Analysis: Canadian labor under fire as costs weigh
By Allison Martell and Nicole Mordant
TORONTO/VANCOUVER (Reuters) - Canadian labor relations are getting ugly as companies look to cut costs inflated by a strong Canadian dollar and workers seek to reap rewards from a relatively strong domestic economy.
The battle is in focus thanks to two high-profile lockouts by companies seeking concessions, including pay cuts, from unionized workers. It will broaden once talks start later this year in the auto sector as it extends its recovery from the 2009 bankruptcies of two of the U.S. Big Three automakers, with the potential for more disputes.
"I think it's noteworthy the two high-profile cases we've got are both lockouts," said labor relations consultant David Shepherdson, author of a November Conference Board of Canada report on labor disputes.
Describing lockouts as a "relatively rare event" and an indication of how serious management is about controlling costs, he added: "It is a signal I believe of what we may see more of, and if in fact that plays out, it is a significant change."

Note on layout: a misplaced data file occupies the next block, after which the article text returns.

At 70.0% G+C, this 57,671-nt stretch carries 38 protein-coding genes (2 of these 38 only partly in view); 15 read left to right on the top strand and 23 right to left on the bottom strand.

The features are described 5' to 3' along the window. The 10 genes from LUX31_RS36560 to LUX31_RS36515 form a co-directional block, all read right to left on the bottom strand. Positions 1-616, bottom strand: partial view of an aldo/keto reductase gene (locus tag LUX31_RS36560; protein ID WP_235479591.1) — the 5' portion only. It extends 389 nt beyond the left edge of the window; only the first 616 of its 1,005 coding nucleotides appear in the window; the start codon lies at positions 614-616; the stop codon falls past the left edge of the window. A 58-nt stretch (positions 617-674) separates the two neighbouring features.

Canada's Conservative government, for its part, has gone to unusual lengths to stop or prevent strikes at Canada Post and Air Canada, a pattern that could further embolden employers.
A ROCKY START
The lockouts that started the year are in Canada's manufacturing heartland of Ontario and in typically union-friendly Quebec.
Caterpillar Inc's Electro-Motive subsidiary locked out some 450 locomotive manufacturing workers in London, Ontario, on January 1 after the Canadian Auto Workers rejected a contract proposal that included pay and benefit cuts that the unions pegs at C$65,000 ($63,300) in concessions per member. Continued...